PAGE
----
A Phase 1/2 clinical trial (Japic CTI-163291) evaluated viltolarsen in patients in Japan. In a press release, Nippon Shinyaku indicated that increases in dystrophin protein as a result of treatment were seen in 14 out of 16 boys with DMD, ages 5 to 12. A tendency toward greater muscle strength was also observed in patients on the treatment’s higher, 80 mg/kg, dose. No serious side effects were reported.

A Phase 3 clinical trial (NCT04060199), called RACER53, is enrolling ambulatory boys with DMD, ages 4 to 7,  to further assess viltolarsen’s safety and efficacy. The trial aims to recruit 74 patients at its three sites in Japan and Arkansas, who will be randomly assigned to once-weekly infusions of viltolarsen at 80 mg/kg or to a placebo for up to 48 weeks. Contact and enrollment information are available here.

This study’s primary goals are changes in muscle strength and function, assessed by measuring the time it takes patients to stand. Secondary outcome measures will include time to walk or run a set distance, as well as measures of range of motion. Blood samples will be taken to determine how viltolarsen is metabolized in the body.

RACER53 is expected to conclude in late 2024.

Other information

Viltolarsen has been designated a potential treatment for a rare pediatric disease and an orphan drug, and placed on fast-track development by the U.S. Food and Drug Administration (FDA), and given a SAKIGAKE designation and orphan drug title in Japan.

 

Last updated: Dec. 13, 2019

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Muscular Dystrophy News is strictly a news and information website about the disease. It does not provide medical advice, diagnosis or treatment. This content is not intended to be a substitute for professional medical advice, diagnosis or treatment. Always seek the advice of your physician or other qualified health provider with any questions you may have regarding a medical condition. Never disregard professional medical advice or delay in seeking it because of something you have read on this website.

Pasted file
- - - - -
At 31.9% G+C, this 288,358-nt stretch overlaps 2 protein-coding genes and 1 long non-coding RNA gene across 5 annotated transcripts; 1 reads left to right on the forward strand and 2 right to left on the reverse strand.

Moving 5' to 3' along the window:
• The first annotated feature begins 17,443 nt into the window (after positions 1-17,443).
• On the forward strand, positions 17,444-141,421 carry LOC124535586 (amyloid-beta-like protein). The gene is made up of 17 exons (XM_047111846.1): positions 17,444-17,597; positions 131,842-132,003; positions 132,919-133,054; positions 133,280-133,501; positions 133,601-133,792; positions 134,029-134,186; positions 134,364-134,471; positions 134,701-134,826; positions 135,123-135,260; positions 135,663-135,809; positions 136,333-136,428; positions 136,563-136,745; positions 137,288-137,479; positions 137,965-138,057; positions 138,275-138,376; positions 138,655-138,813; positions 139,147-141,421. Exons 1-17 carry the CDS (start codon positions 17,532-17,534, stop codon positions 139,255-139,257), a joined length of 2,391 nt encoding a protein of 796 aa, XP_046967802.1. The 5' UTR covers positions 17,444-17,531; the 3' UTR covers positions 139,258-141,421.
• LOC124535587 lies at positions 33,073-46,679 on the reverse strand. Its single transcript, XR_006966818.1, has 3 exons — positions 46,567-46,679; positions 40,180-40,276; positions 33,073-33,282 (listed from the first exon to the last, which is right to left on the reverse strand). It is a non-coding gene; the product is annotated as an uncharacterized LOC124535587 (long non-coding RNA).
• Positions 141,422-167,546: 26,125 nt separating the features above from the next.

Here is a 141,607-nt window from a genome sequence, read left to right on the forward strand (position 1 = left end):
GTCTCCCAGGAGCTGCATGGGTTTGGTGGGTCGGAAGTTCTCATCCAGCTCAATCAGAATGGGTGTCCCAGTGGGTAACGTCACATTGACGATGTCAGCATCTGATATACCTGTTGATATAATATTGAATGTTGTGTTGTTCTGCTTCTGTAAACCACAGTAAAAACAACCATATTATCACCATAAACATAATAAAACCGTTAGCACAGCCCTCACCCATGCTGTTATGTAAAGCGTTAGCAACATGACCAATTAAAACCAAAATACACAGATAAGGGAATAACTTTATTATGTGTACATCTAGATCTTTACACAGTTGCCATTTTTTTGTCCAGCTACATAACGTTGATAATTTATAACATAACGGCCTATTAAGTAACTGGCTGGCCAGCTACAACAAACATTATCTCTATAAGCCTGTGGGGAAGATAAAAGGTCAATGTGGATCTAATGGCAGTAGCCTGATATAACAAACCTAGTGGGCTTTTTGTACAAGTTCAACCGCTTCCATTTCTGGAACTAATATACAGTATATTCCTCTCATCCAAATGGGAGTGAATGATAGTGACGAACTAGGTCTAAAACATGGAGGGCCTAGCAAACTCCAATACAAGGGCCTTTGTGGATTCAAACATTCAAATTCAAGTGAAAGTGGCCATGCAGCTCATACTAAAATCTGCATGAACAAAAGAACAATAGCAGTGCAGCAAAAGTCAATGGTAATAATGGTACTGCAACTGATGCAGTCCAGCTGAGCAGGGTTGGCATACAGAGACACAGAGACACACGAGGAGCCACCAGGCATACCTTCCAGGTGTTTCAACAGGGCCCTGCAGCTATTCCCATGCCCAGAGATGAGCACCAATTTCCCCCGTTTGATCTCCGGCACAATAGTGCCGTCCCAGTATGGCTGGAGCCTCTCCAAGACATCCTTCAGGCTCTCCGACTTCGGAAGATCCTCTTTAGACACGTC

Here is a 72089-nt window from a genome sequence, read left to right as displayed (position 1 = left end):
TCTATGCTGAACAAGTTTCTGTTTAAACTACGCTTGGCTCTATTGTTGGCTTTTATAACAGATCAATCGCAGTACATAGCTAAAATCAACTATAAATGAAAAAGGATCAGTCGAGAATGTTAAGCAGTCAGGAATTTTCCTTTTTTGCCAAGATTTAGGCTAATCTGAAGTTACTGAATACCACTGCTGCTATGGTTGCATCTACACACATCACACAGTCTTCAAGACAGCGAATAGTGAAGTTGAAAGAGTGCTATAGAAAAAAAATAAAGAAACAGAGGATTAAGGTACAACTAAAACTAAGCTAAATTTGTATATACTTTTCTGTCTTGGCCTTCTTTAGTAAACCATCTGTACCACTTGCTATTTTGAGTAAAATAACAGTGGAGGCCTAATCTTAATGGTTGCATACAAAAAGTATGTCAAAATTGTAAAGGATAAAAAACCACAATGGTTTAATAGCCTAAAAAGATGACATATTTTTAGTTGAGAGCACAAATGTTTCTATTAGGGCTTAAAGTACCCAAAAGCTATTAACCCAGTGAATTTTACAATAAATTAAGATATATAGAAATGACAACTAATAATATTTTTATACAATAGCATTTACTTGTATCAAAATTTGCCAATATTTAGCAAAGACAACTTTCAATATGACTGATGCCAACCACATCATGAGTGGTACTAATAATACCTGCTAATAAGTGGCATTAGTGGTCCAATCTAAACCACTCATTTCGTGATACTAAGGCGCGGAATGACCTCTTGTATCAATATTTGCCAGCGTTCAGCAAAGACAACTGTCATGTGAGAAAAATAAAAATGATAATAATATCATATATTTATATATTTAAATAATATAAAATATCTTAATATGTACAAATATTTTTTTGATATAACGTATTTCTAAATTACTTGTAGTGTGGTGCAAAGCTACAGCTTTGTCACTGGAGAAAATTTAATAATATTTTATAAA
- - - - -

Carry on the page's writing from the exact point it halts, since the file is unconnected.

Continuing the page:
Emily holds a Ph.D. in Biochemistry from the University of Iowa and is currently a postdoctoral scholar at the University of Wisconsin-Madison. She graduated with a Masters in Chemistry from the Georgia Institute of Technology and holds a Bachelors in Biology and Chemistry from the University of Central Arkansas. Emily is passionate about science communication, and, in her free time, writes and illustrates children’s stories.
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Özge has a MSc. in Molecular Genetics from the University of Leicester and a PhD in Developmental Biology from Queen Mary University of London. She worked as a Post-doctoral Research Associate at the University of Leicester for six years in the field of Behavioural Neurology before moving into science communication. She worked as the Research Communication Officer at a London based charity for almost two years.
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Emily holds a Ph.D. in Biochemistry from the University of Iowa and is currently a postdoctoral scholar at the University of Wisconsin-Madison. She graduated with a Masters in Chemistry from the Georgia Institute of Technology and holds a Bachelors in Biology and Chemistry from the University of Central Arkansas. Emily is passionate about science communication, and, in her free time, writes and illustrates children’s stories.